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Oneida Tribal Stone, Utica, New York

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The tribal name of the Oneida Nation, one of the nations of the Iroquois Confederacy, is Tiioneniote ‘There it is, a Rock has Set up’. They the Oneidas’ are known as The People of the Upright Stone. In ancient days there appeared near their main village a large granite boulder. When later they moved their village, they were surprised to find that this boulder had followed them and was resting near the new village. This strange thing happened several times and they soon regarded the Stone as a sacred monument, a guardian of their nation and people, their Tribal Guardian. The Rock followed them in all of their migrations. The boulder, known as The Oneida Stone, remained near them as long as they lived in the Oneida Country, now central New York State. When the Oneida People moved to Wisconsin and Canada the Stone remained behind, alone and neglected. Years later, interested white people moved the stone to Utica, N. Y. where it was placed in an imposing spot in the corner of one of their beautiful cemeteries. There the young Mohawks saw the sacred Stone. At the base of the boulder they read the inscription: “Sacred Stone of the Oneida Indians. This was the national altar of the Oneida Indians around which they gathered from year to year to celebrate solemn religious rites and to worship the Great Spirit. They were known as the Tribe of the Upright Stone. This valuable historic relic was brought here from Stockbridge, Madison County, N. Y. in 1849.”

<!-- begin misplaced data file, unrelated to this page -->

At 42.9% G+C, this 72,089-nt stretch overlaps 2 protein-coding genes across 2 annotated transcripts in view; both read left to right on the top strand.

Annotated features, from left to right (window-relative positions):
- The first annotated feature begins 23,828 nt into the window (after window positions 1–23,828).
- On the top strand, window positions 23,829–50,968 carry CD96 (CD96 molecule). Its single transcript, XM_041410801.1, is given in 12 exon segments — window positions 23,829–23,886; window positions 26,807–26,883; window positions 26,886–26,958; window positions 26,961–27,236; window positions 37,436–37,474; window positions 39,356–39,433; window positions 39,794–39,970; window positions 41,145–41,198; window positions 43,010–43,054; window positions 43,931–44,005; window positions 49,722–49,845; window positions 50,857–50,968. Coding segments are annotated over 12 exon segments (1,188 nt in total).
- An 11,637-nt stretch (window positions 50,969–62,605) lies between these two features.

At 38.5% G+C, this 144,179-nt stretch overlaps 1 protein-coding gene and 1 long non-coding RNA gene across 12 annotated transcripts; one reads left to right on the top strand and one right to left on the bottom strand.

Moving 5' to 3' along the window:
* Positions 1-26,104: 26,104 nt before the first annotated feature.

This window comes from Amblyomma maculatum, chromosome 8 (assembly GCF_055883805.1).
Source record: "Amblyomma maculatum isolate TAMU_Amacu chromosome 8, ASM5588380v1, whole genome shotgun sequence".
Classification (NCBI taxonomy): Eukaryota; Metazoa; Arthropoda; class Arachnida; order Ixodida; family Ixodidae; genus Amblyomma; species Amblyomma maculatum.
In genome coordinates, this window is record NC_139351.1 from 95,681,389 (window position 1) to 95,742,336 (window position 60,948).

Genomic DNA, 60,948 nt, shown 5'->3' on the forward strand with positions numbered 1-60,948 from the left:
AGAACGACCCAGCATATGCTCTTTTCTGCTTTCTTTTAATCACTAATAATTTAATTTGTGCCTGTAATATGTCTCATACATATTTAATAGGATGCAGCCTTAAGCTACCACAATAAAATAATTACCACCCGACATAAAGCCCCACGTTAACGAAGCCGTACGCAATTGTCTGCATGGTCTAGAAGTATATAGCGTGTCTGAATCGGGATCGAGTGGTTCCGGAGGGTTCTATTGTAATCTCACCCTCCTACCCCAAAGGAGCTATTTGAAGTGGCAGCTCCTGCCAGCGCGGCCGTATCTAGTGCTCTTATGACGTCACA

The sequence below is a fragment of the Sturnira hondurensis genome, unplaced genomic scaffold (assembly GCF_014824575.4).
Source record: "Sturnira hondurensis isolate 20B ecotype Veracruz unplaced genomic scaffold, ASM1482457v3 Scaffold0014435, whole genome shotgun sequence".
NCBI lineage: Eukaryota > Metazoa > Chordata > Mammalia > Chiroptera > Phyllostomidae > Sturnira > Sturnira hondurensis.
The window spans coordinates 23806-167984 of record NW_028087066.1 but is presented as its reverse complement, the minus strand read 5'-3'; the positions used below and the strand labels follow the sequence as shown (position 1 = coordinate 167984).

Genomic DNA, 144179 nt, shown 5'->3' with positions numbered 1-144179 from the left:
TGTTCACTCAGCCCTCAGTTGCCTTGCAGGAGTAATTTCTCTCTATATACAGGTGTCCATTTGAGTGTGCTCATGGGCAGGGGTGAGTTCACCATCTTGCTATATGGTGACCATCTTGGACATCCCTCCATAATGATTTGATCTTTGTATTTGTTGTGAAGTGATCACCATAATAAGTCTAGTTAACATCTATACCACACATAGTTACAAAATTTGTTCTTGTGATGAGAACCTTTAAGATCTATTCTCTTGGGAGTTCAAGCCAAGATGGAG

Heading southwest out of Utica, and still following the Central Trail of the Six Nations, the Akwesasne Warriors headed for Hamilton College near the little village, of Clinton It was here that the great Oneida Chief, Skenandoah, is buried, and the region that they were now in was the territory of the ancient Oneida nation, the land deeded to by the Great Spirit. In the Hamilton College Cemetery the warriors saw a large head-stone where the remains of Skenandoah were transferred in 1856 so that he might lie next to his white brother, Samuel Kirkland, the founder of the College. The monument over Skenandoah’s grave was erected by the Northern Missionary Society and was dedicated in 1873.

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